considered a weakness as it limits the possible number of permutations
of the entire system. The combination UKW+Zusatzwalze can
be regarded as a selector between 26 different UKWs.
Another weakness of the wheelturnover mechanism is that the wheels
move regularly. Only after the rightmost wheel has completed a
full revolution, does it cause the next wheel to make a single step.
As a result, the 2nd wheel (from the right) will only make one step
every 26 characters and the 3rd wheel will hardly ever move.
This makes the cipher period predictable and easier to break.
The only machine that did not suffer from regular stepping was
the Enigma G (Zählwerkmaschine).
The three extra wheels (VI, VII and VIII) have two notches each,
which causes a more frequent wheel turnover and less regular stepping.
This was done as the 3rd wheel (from the right) hardly ever moved
during the ciphering process.
Note however, that the wheels have 2 notches which is not a
relative prime of 26 (26 can be divided by 2) and that the notches
are positioned oposite each other
(see the image on the right).
The result is that the cipher period is effectively halved,
which was yet another weakness of the system; a bonus
for the codebreakers.
Furthermore, operational procedures instructed the use of at least one
of the extra 3 Naval wheels (VI-VIII) every day, and that such a
wheel could not be used in the same position on two successive days.
This was known by the code breakers at
and reduced the number of possible permutations.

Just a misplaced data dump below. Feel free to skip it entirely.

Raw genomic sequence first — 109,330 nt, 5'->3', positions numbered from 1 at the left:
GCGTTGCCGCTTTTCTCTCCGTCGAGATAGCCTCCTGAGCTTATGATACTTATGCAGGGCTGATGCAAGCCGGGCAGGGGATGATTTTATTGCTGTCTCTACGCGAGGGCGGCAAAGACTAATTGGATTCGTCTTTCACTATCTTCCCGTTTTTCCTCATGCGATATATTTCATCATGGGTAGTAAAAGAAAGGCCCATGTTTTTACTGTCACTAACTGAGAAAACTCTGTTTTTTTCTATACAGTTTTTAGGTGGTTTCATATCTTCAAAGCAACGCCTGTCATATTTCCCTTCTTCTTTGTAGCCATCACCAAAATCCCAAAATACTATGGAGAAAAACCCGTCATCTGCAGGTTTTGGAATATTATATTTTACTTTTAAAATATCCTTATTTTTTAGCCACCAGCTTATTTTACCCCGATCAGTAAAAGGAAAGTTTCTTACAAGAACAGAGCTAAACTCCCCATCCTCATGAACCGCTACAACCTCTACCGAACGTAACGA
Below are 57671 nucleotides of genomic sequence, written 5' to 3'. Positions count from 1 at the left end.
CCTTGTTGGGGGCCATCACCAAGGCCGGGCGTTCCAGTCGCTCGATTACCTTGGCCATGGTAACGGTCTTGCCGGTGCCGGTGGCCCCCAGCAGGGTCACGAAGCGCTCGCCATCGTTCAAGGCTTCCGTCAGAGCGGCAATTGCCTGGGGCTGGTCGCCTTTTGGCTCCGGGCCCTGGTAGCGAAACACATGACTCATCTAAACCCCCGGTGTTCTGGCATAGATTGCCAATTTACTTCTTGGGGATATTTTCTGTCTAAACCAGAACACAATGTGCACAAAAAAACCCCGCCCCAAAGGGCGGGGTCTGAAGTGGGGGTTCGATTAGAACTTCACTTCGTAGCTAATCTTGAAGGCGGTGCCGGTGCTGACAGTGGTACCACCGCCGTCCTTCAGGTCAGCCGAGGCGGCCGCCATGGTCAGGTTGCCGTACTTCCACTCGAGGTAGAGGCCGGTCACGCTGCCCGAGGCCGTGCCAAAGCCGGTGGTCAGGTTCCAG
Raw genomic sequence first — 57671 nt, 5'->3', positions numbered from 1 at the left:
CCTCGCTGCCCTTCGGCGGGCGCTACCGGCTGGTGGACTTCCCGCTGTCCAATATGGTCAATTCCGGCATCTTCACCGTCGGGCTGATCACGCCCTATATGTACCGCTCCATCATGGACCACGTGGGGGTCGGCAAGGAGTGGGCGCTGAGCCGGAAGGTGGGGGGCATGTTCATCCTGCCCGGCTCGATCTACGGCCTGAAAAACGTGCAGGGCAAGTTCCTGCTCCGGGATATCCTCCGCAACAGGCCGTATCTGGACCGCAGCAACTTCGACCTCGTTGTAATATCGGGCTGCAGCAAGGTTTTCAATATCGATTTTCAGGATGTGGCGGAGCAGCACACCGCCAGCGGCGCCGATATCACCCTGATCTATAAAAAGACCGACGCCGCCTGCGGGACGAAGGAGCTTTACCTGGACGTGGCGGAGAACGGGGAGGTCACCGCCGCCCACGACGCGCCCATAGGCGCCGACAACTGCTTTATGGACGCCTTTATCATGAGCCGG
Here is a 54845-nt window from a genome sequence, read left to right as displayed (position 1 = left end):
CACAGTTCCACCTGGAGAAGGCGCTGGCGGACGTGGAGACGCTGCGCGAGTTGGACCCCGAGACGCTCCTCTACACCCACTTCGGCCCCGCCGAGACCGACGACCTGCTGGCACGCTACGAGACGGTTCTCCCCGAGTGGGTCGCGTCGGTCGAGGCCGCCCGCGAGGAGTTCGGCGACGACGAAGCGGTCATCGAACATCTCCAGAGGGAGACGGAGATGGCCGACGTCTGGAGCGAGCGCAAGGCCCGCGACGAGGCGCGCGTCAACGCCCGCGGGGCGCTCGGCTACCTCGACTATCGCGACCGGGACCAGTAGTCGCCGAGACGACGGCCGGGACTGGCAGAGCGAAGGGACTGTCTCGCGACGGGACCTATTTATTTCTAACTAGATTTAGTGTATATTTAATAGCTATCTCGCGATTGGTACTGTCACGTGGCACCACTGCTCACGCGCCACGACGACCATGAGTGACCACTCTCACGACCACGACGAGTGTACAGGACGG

In fact, it made guessing the wheel-order easier.
During WWII, several attempts were mounted to make Enigma traffic more
secure. In January 1944, a field-rewirable reflector,
was introduced by the Luftwaffe (German Air Force).
It is little known that an UKW-D was also developed for the Kriegsmarine
The image on the right shows an extremely rare UKW-D with a serial number
starting with the letter M, indicating Naval-use (Marine).
It was developed especially for the M4 machine, and could possibly also
be used on the M3.
When in use, it would replace both the reflector (UKW) and the extra wheel
(Zusatzwalze). The letter D is engraved in the body of UKW-D at such a
position that it can be seen through the leftmost window of the Enigma's cover.
The Enigma M4 has a lock in the top cover that can be used to prevent the wheel
settings from being changed. This was probably done to allow only an officer
to change the wheel settings. The Enigma M3 even has two
of such locks.
As far as we know, locks were only present on the Enigma machines used by
the Kriegsmarine (Navy).
It is quite possible that the lock was only used in a limited number of